In some moments, we will find trials of life. How can we still believe in providence when we are confronted with the dramas of life? Beyond revolt and supplication, contemplating Jesus crucified trusting in his Father can bring peace, return the tragic to its spiritual meaning and the grace of hope.

Grief, miscarriage, separation, unemployment, loneliness, serious illness, difficulties are inseparable from human existence. But each time, their occurrence resonates as a kind of betrayal of life, a sudden burst of our peaceful bubble, with the impression of seeing what we have built crumble and the image we had of ourselves crumble. Added to this for the believer is the test of faith: "He may have the feeling that God is absent and not supporting him.

Going through the trials of life means first of all screaming, crying, rebelling

"My God, why have you abandoned me?". Jesus' cry resounds in every human tragedy: "I thought I had a complicity, a closeness with God, and suddenly it is silence, abandonment." Overcoming the ordeal means first of all crying out, weeping, rebelling. And not recovering immediately.

Wanting to straighten up right away is illusory: getting up is a long road. The first gesture is to recognize oneself defeated. To go through a trial means first of all to scream, to cry, to rebel. And not recovering immediately. The psalms are full of these cries and tears. 

How to get through the trials

As Christians, we will all go through trials. They can be very varied: sometimes a financial crisis or a health problem, sometimes the sudden deterioration of a relationship, sometimes rejection or persecution because of our faith, or even finding ourselves in some dark tunnel with no light at the end. Whatever the test, it is important to remember that God cares more about our character than our performance.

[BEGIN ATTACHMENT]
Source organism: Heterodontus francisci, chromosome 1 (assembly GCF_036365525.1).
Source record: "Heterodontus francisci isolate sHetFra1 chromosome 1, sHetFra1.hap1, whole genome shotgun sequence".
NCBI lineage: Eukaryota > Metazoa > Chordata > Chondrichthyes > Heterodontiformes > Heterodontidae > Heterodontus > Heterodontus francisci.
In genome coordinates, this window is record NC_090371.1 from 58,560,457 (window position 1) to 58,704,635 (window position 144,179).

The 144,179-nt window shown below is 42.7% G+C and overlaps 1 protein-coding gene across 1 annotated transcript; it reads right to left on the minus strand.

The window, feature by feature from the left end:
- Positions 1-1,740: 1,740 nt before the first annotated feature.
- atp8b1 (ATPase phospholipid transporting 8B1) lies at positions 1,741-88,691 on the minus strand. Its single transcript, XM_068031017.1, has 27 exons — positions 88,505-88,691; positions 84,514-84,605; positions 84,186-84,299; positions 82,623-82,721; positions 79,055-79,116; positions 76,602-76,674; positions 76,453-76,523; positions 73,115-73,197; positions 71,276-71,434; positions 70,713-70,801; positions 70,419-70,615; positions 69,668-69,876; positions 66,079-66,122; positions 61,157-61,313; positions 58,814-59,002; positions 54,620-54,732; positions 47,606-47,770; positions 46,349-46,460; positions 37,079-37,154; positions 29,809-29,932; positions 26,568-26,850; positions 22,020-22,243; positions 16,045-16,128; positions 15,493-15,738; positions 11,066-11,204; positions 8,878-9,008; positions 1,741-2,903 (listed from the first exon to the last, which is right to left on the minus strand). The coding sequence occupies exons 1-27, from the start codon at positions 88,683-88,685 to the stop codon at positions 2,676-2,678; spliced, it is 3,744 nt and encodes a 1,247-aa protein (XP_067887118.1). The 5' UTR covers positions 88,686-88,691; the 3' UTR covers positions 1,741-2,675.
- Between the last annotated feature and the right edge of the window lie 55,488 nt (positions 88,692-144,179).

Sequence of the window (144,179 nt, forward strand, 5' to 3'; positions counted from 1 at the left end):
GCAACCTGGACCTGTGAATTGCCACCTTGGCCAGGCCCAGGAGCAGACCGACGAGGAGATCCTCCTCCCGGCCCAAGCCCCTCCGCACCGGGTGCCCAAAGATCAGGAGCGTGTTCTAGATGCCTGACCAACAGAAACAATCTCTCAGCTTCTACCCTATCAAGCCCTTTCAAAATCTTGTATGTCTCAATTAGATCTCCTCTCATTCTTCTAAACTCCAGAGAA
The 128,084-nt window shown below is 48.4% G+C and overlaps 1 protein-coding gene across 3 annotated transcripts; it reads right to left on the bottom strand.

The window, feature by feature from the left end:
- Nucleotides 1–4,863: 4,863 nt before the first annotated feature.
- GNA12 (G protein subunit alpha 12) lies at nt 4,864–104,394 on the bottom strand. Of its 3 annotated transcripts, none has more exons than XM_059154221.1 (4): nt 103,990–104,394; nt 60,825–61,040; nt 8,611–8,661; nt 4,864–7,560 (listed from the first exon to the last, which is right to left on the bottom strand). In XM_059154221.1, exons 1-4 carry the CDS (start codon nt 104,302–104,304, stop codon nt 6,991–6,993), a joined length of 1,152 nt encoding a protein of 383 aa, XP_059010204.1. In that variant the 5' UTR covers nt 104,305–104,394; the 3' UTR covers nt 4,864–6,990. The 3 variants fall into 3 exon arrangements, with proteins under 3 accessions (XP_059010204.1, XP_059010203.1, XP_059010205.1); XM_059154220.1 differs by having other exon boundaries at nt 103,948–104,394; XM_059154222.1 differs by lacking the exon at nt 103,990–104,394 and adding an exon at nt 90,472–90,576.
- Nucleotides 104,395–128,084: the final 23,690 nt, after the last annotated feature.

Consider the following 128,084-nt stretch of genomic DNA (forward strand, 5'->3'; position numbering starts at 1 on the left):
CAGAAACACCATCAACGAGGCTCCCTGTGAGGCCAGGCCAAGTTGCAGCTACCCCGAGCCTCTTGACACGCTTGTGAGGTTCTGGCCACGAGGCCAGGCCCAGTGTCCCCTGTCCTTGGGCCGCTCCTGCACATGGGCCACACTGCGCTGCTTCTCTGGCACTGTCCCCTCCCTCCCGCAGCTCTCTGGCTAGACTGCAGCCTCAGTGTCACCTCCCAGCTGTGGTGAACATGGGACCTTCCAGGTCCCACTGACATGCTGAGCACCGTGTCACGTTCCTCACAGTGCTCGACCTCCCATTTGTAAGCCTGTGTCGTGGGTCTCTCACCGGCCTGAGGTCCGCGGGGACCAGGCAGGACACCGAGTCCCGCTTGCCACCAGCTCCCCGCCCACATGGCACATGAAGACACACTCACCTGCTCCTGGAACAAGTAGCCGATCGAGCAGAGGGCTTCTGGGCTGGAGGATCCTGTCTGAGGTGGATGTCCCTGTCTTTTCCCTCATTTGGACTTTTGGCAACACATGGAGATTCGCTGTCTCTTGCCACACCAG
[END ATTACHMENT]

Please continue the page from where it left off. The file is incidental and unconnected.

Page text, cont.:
What to do

First, we must distinguish between judgment and punishment. Often, as Christians, we do not recognize the punishment that comes to us from God. Therefore, we adopt an attitude of resistance to the devil, when in fact we should submit to God. The fundamental problem thus exposed in our character becomes, in fact, pride.

The end of Psalm 19 presents a prayer that Ruth and I have often repeated:

Who understands your mistakes? Purify me from my hidden faults. Also keep your servant from sins committed in pride; do not overpower me; then I will be blameless, and will be innocent of the great transgression.

I realized that secret flaws are not secrets one hides from others, much less from God. They are secrets to oneself, flaws in our personality that we don't recognize. David calls them sins of presumption. The sins we commit when we assume that our conduct is acceptable to God, when in fact it offends Him. 

Often the Lord does not reveal such sins to us until we have deliberately chosen to humble ourselves, inviting Him to probe our character and expose our innermost motives. Once we realize that we are going through a period of testing from God, we need to be sure that our fundamentals, or our backsides, are covered.


Repentance is perhaps the fundamental Christian doctrine least supported by contemporary preachers. "Just believe" is a message that sounds sweet, but is not in accord with Scripture. 

Throughout the New Testament the message is "First repent, then believe!" When there is sin obstructing our lives, any form of faith that does not proceed from repentance is a humanistic counterfeit. It does not produce the results that come from genuine faith.


According to Rom.10:9, two conditions are essential for salvation: to believe with all your heart that God raised Jesus from the dead and to confess with your mouth that Jesus is Lord.

When we confess Jesus as Lord, we give Him total control over our whole life, our time, our money, our talents, our priorities, our relationships. You cannot keep anything to yourself. Someone has said, "If Jesus is not Lord in everything, then He is not Lord!"